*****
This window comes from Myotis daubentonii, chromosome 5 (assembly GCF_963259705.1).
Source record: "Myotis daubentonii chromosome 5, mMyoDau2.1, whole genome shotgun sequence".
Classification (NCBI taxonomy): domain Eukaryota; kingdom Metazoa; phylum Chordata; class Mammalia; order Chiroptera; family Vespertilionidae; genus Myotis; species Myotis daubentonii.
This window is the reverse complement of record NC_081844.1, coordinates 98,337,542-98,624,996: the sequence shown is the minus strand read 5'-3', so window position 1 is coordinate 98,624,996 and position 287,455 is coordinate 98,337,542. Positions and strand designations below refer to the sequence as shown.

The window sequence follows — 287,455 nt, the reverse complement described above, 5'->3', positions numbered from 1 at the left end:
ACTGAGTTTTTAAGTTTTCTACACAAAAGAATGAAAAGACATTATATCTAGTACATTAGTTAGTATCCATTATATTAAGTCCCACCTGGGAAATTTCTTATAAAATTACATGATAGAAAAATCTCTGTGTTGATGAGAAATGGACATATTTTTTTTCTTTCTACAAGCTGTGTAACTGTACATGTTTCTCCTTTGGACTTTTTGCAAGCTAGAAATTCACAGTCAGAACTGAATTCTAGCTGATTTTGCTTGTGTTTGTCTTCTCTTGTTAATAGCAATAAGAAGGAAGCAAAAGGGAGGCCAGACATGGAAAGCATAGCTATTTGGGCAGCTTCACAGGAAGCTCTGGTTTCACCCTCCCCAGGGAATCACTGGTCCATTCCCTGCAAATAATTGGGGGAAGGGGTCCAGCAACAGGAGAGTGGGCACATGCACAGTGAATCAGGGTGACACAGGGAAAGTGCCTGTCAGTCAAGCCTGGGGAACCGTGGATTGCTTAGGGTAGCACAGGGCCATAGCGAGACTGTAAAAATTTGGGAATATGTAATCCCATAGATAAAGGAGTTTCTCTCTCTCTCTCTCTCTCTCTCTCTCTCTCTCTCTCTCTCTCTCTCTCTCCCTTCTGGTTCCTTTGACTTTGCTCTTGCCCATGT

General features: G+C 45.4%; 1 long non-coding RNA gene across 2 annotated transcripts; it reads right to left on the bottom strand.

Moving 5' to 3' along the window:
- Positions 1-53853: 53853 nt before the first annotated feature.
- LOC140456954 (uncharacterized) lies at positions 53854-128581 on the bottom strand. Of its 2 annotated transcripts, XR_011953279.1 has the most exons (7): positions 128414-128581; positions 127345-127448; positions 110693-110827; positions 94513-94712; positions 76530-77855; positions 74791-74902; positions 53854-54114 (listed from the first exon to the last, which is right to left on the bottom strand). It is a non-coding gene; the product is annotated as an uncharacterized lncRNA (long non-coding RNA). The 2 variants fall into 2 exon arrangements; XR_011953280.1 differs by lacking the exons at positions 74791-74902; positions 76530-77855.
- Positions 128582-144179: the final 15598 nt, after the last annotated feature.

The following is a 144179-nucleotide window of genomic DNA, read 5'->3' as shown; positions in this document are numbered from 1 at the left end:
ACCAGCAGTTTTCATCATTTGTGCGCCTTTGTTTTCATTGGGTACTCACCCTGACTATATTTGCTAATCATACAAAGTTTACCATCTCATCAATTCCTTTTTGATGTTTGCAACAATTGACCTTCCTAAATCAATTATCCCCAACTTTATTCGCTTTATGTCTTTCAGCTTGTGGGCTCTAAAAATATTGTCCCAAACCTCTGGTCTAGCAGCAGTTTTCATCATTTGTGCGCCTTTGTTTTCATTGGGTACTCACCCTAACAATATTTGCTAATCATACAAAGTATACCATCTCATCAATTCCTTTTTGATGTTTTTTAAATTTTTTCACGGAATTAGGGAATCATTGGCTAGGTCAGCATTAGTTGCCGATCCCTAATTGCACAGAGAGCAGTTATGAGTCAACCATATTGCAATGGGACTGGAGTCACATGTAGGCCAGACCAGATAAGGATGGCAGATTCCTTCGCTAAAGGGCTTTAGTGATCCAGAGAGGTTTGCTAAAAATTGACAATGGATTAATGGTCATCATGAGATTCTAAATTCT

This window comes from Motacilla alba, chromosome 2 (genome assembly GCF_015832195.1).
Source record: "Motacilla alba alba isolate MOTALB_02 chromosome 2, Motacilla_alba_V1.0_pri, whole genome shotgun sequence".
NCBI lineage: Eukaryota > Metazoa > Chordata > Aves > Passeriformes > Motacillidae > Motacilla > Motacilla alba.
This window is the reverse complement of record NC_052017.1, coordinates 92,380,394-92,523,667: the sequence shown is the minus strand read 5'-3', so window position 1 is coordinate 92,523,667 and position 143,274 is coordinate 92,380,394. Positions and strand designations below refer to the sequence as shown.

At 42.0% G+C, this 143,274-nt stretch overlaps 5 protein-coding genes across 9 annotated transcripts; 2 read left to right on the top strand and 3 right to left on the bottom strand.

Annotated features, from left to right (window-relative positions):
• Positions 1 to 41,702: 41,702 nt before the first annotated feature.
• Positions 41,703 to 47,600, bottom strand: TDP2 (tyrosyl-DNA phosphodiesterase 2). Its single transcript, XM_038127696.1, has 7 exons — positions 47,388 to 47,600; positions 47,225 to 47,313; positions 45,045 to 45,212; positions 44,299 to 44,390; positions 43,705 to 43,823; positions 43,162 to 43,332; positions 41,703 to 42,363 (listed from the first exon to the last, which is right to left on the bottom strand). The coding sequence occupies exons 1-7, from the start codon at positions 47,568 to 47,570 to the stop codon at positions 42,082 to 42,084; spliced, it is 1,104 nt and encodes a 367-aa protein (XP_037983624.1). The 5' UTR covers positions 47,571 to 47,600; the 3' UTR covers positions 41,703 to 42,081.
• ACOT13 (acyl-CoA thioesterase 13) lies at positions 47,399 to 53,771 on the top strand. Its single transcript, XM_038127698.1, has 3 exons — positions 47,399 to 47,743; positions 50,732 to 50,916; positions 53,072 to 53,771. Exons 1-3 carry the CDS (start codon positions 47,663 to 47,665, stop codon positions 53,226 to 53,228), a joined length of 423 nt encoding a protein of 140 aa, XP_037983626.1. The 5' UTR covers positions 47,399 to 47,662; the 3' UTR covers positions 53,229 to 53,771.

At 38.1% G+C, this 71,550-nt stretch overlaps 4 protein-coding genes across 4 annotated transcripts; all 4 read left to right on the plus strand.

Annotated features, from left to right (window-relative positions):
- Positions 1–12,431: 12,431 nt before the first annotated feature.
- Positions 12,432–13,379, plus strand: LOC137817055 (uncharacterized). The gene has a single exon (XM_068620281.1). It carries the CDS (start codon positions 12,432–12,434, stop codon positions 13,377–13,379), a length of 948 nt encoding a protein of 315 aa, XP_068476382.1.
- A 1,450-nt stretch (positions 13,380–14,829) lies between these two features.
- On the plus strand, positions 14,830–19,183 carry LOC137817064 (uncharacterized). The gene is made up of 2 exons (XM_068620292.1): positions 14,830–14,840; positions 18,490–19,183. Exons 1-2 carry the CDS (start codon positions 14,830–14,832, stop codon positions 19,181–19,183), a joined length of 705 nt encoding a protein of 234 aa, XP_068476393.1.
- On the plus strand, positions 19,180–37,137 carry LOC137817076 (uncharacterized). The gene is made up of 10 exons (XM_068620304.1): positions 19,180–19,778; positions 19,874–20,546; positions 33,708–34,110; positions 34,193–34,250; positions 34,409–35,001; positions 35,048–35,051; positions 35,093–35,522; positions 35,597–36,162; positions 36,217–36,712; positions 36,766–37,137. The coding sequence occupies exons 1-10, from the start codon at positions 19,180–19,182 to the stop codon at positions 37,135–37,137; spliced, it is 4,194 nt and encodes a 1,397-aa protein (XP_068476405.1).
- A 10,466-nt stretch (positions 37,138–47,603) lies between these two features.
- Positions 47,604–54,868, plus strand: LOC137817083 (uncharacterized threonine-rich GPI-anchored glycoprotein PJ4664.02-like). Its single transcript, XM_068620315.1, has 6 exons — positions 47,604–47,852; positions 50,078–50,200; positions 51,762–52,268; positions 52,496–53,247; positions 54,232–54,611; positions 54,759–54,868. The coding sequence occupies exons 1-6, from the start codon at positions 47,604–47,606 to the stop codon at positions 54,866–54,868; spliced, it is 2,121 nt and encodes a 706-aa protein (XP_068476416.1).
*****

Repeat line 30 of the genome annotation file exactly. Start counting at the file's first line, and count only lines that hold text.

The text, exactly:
- A 10,466-nt stretch (positions 37,138–47,603) lies between these two features.